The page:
Words as Weapons: Romantic Literature and the Revolution
Jean Bloch expounds the new thinking which sees the Revolution as a catalytic period for literature, fusing Enlightenment philosophies with the fervour engendered by a tumultuous time.
For far too long the literature of the French Revolution was written off as mediocre and of little interest. Seen as continuing already established literary traditions and degenerating ultimately into propaganda, it seemed to halt rather than aid what was presented as the gradual transition from the Enlightenment to romanticism. Such an approach was linked to the long-standing tendency to place emphasis on imaginative and creative writing, discounting areas like journalism and oratory, which had prospered during the Revolution. The significant movement was held to be the gradual waning of classicism and the emergence of Romanticism.
The account was based on a handful of key figures, sometimes reduced to only three: Jean-Jacques Rousseau, writing entirely in the pre-revolutionary period, his disciple Bernardin de Saint-Pierre, who produced the greater part of his pioneering work in the area of picturesque description before 1789 and Chateaubriand (an emigre), who started to write in 1793 during his exile in England and whose literary significance only began with the publication of the short tale, Atala, in 1801. These writers were commonly grouped together as 'pre-romantic': a term which sought to identify the emerging features of a new sensibility and aesthetic which, in the case of France, was seen to reach its fullest expression in the conscious rejection of the formal constraints of classicism in the late 1820s and 1830s. In the context of this development the late eighteenth century was seen to place a growing emphasis on feeling and the emotions, on nature, freedom and the individual, which finally culminated in the liberation of literary forms and a lyrically expansive communication of moods and sensations.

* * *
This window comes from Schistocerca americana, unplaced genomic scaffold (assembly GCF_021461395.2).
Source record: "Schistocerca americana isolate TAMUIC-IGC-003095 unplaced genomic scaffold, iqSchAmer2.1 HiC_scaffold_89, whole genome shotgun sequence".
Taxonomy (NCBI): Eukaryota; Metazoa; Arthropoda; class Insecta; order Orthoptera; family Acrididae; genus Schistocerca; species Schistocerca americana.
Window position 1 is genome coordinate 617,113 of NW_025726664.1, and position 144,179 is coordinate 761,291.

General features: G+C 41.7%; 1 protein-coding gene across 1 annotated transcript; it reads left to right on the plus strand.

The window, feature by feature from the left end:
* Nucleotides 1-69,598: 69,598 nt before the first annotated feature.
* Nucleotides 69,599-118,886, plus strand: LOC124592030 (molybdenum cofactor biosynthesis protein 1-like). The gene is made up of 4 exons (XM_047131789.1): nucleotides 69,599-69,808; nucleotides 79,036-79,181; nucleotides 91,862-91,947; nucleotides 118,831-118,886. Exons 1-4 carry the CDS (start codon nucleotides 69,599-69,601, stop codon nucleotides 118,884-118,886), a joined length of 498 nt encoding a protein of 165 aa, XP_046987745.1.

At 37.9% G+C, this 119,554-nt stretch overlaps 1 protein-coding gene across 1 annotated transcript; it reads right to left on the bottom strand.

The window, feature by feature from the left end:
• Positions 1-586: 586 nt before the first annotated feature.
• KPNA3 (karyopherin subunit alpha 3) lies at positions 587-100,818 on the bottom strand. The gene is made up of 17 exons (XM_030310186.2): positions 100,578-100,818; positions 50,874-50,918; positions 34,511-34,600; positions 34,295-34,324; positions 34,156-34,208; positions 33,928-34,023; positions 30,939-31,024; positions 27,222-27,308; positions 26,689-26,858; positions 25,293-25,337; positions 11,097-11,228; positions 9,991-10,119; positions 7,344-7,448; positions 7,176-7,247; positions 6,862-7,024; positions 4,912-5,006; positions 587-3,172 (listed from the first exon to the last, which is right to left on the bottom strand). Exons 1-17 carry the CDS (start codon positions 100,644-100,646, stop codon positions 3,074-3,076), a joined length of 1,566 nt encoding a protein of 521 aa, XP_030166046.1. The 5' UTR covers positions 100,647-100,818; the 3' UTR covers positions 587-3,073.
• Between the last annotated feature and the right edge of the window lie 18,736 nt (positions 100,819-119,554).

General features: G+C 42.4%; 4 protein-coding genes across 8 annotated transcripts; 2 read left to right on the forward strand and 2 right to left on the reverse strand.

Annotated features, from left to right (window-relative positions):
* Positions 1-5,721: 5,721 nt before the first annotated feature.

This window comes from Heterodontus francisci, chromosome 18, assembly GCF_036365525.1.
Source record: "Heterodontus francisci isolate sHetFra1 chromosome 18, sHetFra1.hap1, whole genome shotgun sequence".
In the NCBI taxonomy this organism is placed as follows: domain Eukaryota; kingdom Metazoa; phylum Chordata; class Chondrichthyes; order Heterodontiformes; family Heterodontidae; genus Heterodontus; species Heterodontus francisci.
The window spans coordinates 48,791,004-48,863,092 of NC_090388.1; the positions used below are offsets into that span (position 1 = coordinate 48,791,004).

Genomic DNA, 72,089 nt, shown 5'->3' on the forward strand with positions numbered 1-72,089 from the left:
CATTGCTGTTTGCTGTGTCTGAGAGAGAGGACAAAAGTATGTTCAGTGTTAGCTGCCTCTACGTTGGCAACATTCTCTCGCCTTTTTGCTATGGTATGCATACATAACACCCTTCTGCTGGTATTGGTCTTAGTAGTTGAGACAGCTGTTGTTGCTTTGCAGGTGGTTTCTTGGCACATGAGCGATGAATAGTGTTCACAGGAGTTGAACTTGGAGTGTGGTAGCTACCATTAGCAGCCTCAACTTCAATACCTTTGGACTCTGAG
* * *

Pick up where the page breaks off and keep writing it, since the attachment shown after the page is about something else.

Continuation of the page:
Rousseau was singled out as the pre-eminent precursor for his fierce individualism revealed in the first part of the Confessions (published 1782) and the extreme importance he had paid to the emotions both in his theoretical works and, more significantly as far as the general reading public was concerned, in the fictional form of La Nouvelle Heloise (1762) which had not only moved its readers to tears over the fate of its heroine, but had clearly highlighted feeling and affection as a source of moral value. This emphasis had been reinforced in the following year by the educational work Emile which, though it had aroused controversy over its rejection of both formal education and established religion, had been perceived by many as an inspiring revaluation of humanitarian beliefs and an expression of freedom and dignity to which one could aspire. It was following the publication of these two major works that Rousseau became for many a source of inspiration and a moral guide. Moreover, Rousseau was a lover of nature who found in it a source of strength and consolation and whose final work, the Reveries du promeneur solitaire (unfinished at the time of his death in 1778 and first published in 1782) suggested already the later dreamings and melancholy of the romantic age.
The success and popularity of Rousseau was seen to coincide with a rise in similar tastes in much of Europe. Rousseau had been influenced by Samuel Richardson, and both had moved their readers with touching deathbed scenes. Goethe, who admired Rousseau, himself took France by storm with his novel of romantic love, Werther, which in turn inspired Chateaubriand's introspective, personal, and melancholic novel Rene. In poetry, Young, Gray, Ossian, Thomson and Haller had all combined in their various ways to en- courage a sombreness or a rhapsodic evocation of natural surroundings (and particularly mountain scenery) that Rousseau had exploited in melodious prose.